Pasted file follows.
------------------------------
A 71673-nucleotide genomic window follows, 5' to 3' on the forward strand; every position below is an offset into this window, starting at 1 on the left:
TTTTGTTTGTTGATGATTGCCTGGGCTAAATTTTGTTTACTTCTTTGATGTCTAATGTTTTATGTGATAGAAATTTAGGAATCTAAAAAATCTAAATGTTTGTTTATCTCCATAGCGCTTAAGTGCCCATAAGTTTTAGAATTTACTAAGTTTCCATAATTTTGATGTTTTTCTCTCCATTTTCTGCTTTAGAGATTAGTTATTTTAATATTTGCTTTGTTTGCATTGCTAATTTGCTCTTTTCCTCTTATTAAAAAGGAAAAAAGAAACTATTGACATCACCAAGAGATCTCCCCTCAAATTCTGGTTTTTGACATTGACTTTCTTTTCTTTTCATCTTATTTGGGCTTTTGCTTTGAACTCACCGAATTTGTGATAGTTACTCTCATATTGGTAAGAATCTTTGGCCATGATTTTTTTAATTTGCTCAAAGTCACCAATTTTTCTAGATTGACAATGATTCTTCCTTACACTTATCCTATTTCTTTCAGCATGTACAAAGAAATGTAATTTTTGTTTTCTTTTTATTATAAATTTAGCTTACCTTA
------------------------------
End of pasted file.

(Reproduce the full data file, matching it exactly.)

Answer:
A 71673-nucleotide genomic window follows, 5' to 3' on the forward strand; every position below is an offset into this window, starting at 1 on the left:
TTTTGTTTGTTGATGATTGCCTGGGCTAAATTTTGTTTACTTCTTTGATGTCTAATGTTTTATGTGATAGAAATTTAGGAATCTAAAAAATCTAAATGTTTGTTTATCTCCATAGCGCTTAAGTGCCCATAAGTTTTAGAATTTACTAAGTTTCCATAATTTTGATGTTTTTCTCTCCATTTTCTGCTTTAGAGATTAGTTATTTTAATATTTGCTTTGTTTGCATTGCTAATTTGCTCTTTTCCTCTTATTAAAAAGGAAAAAAGAAACTATTGACATCACCAAGAGATCTCCCCTCAAATTCTGGTTTTTGACATTGACTTTCTTTTCTTTTCATCTTATTTGGGCTTTTGCTTTGAACTCACCGAATTTGTGATAGTTACTCTCATATTGGTAAGAATCTTTGGCCATGATTTTTTTAATTTGCTCAAAGTCACCAATTTTTCTAGATTGACAATGATTCTTCCTTACACTTATCCTATTTCTTTCAGCATGTACAAAGAAATGTAATTTTTGTTTTCTTTTTATTATAAATTTAGCTTACCTTA